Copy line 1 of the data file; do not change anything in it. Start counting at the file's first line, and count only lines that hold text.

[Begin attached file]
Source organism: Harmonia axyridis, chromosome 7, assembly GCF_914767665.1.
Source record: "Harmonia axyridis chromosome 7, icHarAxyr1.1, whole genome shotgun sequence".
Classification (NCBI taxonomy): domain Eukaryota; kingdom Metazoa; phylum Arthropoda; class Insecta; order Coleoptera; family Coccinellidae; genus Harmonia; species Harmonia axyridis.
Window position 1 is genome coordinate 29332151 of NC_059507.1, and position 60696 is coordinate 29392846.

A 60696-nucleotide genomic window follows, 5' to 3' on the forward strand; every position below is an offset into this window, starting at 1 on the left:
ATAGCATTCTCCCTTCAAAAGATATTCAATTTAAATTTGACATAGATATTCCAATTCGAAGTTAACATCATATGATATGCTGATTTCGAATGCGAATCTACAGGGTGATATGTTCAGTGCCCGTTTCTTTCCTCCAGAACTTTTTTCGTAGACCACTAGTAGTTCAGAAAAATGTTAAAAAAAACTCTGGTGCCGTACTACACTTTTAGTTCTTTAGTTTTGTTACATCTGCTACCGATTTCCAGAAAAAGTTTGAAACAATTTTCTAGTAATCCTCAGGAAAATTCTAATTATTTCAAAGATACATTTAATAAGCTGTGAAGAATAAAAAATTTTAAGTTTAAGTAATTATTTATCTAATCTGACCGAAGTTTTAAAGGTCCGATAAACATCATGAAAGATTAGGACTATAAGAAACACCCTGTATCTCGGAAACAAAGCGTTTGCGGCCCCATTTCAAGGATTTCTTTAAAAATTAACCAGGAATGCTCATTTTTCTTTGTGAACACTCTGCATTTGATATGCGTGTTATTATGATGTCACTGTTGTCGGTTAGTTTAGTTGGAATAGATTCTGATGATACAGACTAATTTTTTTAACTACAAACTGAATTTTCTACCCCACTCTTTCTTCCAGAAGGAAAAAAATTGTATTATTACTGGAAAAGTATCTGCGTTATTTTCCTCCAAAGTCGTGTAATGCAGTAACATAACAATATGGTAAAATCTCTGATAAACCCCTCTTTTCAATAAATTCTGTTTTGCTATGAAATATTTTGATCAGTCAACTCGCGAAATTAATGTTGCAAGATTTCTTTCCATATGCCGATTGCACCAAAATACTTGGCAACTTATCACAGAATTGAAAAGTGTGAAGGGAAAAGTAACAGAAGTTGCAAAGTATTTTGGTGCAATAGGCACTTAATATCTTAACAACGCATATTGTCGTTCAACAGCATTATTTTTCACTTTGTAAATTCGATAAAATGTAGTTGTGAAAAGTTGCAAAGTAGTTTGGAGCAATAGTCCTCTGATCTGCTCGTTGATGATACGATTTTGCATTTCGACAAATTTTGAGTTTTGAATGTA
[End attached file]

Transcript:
Source organism: Harmonia axyridis, chromosome 7, assembly GCF_914767665.1.